To compete and thrive in the 21st century, democracies, and the United States in particular, must develop new national security and economic strategies that address the geopolitics of information. In the 20th century, market capitalist democracies geared infrastructure, energy, trade, and even social policy to protect and advance that era’s key source of power—manufacturing. In this century, democracies must better account for information geopolitics across all dimensions of domestic policy and national strategy.
Mary Elizabeth Taylor is a Non-Resident Fellow at the Belfer Center for Science and International Affairs. Taylor has spent the past decade navigating the highest levels of the United States federal government, earning an esteemed reputation for building bipartisan consensus through challenging political environments.
From 2018-2020, Taylor served as the 32nd Assistant Secretary of State for Legislative Affairs, becoming the first African American and youngest person to hold the post. She was unanimously confirmed by the U.S. Senate. Reporting directly to the Secretary of State, Assistant Secretary Taylor served as the State Department’s lead interlocutor with the Legislative Branch, overseeing a team of 60 Department professionals facilitating dialogue and coordination with Congress.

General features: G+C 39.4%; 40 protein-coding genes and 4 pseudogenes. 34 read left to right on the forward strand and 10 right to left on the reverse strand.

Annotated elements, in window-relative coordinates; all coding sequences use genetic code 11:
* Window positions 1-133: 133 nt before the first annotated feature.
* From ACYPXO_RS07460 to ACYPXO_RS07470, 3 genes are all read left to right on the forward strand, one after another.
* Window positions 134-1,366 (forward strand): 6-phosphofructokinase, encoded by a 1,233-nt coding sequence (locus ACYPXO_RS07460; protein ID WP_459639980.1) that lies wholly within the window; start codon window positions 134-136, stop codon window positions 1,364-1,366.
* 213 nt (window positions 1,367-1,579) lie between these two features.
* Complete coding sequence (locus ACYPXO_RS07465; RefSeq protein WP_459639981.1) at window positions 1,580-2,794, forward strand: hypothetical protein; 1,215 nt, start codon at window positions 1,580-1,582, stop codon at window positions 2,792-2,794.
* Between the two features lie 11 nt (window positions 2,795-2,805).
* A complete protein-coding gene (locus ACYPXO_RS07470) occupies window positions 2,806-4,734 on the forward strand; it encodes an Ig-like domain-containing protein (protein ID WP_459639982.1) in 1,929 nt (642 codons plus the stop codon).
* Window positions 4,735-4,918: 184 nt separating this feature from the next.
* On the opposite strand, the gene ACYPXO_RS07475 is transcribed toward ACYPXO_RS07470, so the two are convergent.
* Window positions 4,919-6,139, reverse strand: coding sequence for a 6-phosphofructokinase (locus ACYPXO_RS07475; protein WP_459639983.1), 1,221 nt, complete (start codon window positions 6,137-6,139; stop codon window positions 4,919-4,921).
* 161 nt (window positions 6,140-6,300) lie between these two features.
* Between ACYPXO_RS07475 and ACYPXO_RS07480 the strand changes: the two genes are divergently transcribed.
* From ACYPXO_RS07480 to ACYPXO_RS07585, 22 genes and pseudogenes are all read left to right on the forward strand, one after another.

From 2017-2018, Taylor served in the White House as Special Assistant to the President for Legislative Affairs. She led the successful, bipartisan Senate confirmation strategies of Supreme Court Justice Neil Gorsuch, CIA Director Gina Haspel, Secretary of State Mike Pompeo, and Federal Reserve Chairman Jerome Powell. Prior to the White House, Taylor worked on the United States Senate floor for Majority Leader McConnell.
A native Washingtonian, Taylor earned her bachelor’s degrees in Political Science and Spanish from Bryn Mawr College.Last Updated: Sep 22, 2020, 9:16am